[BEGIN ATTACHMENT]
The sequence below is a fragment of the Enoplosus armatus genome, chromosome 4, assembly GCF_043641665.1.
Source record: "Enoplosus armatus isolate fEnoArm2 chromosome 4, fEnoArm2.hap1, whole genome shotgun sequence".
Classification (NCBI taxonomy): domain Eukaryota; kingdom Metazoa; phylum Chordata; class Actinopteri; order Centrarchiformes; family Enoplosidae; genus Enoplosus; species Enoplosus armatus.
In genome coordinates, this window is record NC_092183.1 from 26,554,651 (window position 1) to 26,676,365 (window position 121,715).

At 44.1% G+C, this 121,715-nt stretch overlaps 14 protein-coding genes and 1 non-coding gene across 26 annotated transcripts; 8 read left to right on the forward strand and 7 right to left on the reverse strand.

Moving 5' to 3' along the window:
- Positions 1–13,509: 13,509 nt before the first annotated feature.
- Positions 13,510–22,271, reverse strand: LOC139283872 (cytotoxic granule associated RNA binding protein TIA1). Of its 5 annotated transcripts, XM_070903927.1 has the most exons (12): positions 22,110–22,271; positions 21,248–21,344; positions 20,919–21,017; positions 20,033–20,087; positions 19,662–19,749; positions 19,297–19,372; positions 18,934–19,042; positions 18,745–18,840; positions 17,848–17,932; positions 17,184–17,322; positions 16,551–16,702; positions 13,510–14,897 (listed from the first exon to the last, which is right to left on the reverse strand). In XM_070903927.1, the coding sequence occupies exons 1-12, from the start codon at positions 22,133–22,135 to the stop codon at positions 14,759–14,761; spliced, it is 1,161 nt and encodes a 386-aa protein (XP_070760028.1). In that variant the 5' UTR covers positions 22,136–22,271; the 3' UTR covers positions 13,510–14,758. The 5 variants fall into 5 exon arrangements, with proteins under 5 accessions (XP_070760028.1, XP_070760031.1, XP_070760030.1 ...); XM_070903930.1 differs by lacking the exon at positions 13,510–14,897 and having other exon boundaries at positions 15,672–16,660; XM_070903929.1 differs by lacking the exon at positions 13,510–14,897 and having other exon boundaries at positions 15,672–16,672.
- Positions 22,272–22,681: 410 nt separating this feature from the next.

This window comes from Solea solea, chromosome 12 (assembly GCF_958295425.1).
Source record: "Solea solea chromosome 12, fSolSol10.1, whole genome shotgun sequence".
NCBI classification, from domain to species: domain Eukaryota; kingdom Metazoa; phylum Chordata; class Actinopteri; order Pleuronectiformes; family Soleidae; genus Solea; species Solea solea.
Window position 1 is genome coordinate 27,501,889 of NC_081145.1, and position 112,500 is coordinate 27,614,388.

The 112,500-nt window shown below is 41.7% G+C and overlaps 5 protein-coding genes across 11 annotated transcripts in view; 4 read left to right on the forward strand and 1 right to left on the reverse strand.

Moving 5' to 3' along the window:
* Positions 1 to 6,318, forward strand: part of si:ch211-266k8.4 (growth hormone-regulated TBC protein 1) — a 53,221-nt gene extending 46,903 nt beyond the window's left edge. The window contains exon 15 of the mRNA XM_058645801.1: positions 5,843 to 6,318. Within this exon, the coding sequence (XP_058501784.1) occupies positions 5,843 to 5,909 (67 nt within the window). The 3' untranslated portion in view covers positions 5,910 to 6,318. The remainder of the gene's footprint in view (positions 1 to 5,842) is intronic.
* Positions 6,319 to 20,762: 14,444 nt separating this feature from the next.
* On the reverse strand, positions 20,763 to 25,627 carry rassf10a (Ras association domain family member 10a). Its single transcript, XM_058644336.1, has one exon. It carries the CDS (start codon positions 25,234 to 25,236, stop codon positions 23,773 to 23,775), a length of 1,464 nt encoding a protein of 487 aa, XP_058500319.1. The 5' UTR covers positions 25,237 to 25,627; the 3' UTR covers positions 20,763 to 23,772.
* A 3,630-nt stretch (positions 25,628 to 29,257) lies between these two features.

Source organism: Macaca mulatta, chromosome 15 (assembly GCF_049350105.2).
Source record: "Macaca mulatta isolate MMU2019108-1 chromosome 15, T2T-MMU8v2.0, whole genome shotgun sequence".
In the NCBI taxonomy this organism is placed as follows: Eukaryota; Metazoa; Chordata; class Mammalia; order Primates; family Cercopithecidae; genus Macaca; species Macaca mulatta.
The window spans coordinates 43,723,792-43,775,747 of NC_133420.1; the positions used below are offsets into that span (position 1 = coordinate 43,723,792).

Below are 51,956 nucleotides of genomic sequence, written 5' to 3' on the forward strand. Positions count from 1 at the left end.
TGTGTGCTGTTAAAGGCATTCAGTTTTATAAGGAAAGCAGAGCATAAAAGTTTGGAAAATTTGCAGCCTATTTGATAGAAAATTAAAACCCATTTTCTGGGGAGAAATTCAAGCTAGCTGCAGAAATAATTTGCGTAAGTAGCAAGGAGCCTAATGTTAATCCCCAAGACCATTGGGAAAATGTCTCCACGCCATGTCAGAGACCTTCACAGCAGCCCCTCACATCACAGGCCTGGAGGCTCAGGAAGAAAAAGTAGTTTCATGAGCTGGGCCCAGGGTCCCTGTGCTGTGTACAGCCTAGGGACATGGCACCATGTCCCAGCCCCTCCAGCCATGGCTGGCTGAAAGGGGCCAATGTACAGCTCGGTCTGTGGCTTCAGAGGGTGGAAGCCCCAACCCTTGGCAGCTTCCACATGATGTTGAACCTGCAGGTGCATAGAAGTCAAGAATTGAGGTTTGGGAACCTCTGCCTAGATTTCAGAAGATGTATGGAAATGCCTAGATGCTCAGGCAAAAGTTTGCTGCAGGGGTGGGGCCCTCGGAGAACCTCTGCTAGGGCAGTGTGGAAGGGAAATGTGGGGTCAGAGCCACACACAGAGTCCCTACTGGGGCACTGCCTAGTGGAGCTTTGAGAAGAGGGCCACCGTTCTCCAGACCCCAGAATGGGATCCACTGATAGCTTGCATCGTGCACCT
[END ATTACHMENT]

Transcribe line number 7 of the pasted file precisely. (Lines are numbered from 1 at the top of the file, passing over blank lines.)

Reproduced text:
- Positions 1–13,509: 13,509 nt before the first annotated feature.